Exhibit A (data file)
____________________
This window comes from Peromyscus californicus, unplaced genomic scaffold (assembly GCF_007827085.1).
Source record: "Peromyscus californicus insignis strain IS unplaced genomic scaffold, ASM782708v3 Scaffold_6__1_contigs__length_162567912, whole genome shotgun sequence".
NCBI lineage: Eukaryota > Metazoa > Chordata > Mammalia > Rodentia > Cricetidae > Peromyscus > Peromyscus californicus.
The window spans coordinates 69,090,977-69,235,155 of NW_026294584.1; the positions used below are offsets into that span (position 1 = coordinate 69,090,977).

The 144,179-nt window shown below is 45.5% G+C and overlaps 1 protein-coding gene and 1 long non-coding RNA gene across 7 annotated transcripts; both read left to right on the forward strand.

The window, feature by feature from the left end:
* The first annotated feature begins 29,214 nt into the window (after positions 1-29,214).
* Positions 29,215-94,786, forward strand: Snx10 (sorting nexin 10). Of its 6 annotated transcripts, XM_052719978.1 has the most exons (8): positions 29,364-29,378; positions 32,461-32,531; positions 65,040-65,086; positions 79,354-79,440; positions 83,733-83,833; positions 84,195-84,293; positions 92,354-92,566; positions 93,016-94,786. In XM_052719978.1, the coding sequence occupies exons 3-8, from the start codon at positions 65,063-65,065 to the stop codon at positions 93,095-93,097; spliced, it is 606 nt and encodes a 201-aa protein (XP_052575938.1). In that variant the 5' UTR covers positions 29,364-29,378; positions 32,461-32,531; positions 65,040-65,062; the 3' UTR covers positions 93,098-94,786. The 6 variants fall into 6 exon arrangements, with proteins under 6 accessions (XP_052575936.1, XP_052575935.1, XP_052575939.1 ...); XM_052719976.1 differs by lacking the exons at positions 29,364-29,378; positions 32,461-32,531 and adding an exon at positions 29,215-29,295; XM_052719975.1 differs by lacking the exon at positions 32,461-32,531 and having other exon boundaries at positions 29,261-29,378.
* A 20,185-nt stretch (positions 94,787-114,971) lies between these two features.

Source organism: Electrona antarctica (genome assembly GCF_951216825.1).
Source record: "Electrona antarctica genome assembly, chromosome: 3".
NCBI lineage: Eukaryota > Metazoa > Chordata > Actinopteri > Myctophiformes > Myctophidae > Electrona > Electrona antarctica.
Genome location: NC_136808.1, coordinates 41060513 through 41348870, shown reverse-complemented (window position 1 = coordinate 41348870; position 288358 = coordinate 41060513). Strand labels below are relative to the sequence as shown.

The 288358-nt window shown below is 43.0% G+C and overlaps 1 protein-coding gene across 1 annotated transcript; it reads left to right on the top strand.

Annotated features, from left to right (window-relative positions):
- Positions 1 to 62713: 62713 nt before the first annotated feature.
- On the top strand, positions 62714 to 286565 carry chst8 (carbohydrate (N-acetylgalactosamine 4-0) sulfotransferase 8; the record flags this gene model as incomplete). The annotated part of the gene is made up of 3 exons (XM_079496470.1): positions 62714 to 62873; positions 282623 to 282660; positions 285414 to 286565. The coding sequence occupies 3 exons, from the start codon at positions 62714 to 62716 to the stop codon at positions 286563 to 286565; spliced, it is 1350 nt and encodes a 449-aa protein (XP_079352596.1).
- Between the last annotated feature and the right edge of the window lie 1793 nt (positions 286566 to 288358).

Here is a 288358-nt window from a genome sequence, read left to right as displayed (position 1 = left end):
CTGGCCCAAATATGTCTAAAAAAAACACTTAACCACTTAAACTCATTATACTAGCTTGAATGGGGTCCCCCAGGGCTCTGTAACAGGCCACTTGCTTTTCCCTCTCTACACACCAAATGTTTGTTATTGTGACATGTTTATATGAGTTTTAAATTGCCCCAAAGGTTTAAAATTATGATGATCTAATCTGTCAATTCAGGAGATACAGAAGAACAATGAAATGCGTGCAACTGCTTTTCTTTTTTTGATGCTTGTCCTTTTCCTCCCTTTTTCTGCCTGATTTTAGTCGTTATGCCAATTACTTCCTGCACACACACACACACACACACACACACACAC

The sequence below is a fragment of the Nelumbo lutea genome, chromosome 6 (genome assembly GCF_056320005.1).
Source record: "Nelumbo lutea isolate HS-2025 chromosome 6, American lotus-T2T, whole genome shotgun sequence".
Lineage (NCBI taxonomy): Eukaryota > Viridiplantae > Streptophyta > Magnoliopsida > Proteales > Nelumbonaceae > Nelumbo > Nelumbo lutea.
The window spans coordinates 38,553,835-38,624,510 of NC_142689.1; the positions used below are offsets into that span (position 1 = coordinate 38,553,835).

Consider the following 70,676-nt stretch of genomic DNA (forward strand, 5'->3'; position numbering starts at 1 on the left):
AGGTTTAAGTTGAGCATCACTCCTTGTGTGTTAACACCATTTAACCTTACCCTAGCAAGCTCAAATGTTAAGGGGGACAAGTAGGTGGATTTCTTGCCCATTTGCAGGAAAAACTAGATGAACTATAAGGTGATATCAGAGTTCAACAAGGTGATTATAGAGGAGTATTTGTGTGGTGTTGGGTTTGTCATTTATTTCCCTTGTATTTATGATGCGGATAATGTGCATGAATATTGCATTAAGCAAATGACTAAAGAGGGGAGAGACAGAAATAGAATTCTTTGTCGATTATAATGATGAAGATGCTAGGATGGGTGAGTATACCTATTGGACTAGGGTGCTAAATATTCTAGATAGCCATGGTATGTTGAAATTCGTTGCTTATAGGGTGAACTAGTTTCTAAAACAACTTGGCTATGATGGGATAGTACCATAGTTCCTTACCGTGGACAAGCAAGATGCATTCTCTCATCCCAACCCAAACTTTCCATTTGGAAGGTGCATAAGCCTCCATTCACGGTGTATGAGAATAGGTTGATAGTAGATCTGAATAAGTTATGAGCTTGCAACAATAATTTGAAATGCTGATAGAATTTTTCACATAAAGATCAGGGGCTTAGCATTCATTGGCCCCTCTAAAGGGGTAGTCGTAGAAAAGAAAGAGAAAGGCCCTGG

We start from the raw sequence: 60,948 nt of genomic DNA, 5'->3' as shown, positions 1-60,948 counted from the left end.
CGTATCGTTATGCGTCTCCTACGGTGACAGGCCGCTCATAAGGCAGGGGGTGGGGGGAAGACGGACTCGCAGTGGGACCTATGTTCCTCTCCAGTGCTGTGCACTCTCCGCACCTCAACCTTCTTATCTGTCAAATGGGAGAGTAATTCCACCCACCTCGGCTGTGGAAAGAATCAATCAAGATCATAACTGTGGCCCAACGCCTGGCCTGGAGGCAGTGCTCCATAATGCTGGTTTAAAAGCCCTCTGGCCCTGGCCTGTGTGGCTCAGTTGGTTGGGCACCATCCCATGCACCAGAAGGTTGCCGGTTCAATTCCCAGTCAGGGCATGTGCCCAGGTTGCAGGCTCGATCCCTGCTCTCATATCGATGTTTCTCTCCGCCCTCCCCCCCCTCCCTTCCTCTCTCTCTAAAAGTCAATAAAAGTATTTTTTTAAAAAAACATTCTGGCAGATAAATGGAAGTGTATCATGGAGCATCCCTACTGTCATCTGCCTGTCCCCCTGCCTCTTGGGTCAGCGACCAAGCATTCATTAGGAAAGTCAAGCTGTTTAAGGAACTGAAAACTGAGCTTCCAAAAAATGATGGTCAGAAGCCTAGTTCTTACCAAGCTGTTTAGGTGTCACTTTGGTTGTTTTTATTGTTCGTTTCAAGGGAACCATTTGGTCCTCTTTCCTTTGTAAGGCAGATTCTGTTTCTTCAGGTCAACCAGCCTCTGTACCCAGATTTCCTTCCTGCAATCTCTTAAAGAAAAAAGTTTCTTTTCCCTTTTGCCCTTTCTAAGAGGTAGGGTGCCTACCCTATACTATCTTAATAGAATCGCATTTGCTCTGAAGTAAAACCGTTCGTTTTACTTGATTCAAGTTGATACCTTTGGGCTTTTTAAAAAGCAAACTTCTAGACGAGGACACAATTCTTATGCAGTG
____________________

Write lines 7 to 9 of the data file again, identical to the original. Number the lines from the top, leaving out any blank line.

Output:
* The first annotated feature begins 29,214 nt into the window (after positions 1-29,214).
* Positions 29,215-94,786, forward strand: Snx10 (sorting nexin 10). Of its 6 annotated transcripts, XM_052719978.1 has the most exons (8): positions 29,364-29,378; positions 32,461-32,531; positions 65,040-65,086; positions 79,354-79,440; positions 83,733-83,833; positions 84,195-84,293; positions 92,354-92,566; positions 93,016-94,786. In XM_052719978.1, the coding sequence occupies exons 3-8, from the start codon at positions 65,063-65,065 to the stop codon at positions 93,095-93,097; spliced, it is 606 nt and encodes a 201-aa protein (XP_052575938.1). In that variant the 5' UTR covers positions 29,364-29,378; positions 32,461-32,531; positions 65,040-65,062; the 3' UTR covers positions 93,098-94,786. The 6 variants fall into 6 exon arrangements, with proteins under 6 accessions (XP_052575936.1, XP_052575935.1, XP_052575939.1 ...); XM_052719976.1 differs by lacking the exons at positions 29,364-29,378; positions 32,461-32,531 and adding an exon at positions 29,215-29,295; XM_052719975.1 differs by lacking the exon at positions 32,461-32,531 and having other exon boundaries at positions 29,261-29,378.
* A 20,185-nt stretch (positions 94,787-114,971) lies between these two features.